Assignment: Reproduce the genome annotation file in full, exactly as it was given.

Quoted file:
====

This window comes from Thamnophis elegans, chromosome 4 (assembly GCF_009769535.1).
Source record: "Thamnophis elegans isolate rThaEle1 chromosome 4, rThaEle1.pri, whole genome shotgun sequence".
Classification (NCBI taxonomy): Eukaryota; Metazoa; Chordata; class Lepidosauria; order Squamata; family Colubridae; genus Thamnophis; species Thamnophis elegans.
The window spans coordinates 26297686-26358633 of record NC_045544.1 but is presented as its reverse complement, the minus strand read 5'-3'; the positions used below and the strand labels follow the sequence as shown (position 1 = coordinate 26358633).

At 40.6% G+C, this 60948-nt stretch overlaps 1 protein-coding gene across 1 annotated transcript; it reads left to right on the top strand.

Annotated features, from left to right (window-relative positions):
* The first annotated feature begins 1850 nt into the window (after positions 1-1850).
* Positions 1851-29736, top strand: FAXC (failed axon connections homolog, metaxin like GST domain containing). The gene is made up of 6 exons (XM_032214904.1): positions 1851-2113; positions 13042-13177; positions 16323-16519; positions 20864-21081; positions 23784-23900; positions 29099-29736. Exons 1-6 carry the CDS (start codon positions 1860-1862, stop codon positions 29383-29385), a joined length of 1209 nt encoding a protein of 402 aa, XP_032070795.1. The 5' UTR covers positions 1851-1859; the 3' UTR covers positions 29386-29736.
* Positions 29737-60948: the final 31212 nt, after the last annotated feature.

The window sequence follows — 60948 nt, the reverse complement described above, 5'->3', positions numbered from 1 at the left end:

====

This window comes from Thamnophis elegans, chromosome 4 (assembly GCF_009769535.1).
Source record: "Thamnophis elegans isolate rThaEle1 chromosome 4, rThaEle1.pri, whole genome shotgun sequence".
Classification (NCBI taxonomy): Eukaryota; Metazoa; Chordata; class Lepidosauria; order Squamata; family Colubridae; genus Thamnophis; species Thamnophis elegans.
The window spans coordinates 26297686-26358633 of record NC_045544.1 but is presented as its reverse complement, the minus strand read 5'-3'; the positions used below and the strand labels follow the sequence as shown (position 1 = coordinate 26358633).

At 40.6% G+C, this 60948-nt stretch overlaps 1 protein-coding gene across 1 annotated transcript; it reads left to right on the top strand.

Annotated features, from left to right (window-relative positions):
* The first annotated feature begins 1850 nt into the window (after positions 1-1850).
* Positions 1851-29736, top strand: FAXC (failed axon connections homolog, metaxin like GST domain containing). The gene is made up of 6 exons (XM_032214904.1): positions 1851-2113; positions 13042-13177; positions 16323-16519; positions 20864-21081; positions 23784-23900; positions 29099-29736. Exons 1-6 carry the CDS (start codon positions 1860-1862, stop codon positions 29383-29385), a joined length of 1209 nt encoding a protein of 402 aa, XP_032070795.1. The 5' UTR covers positions 1851-1859; the 3' UTR covers positions 29386-29736.
* Positions 29737-60948: the final 31212 nt, after the last annotated feature.

The window sequence follows — 60948 nt, the reverse complement described above, 5'->3', positions numbered from 1 at the left end: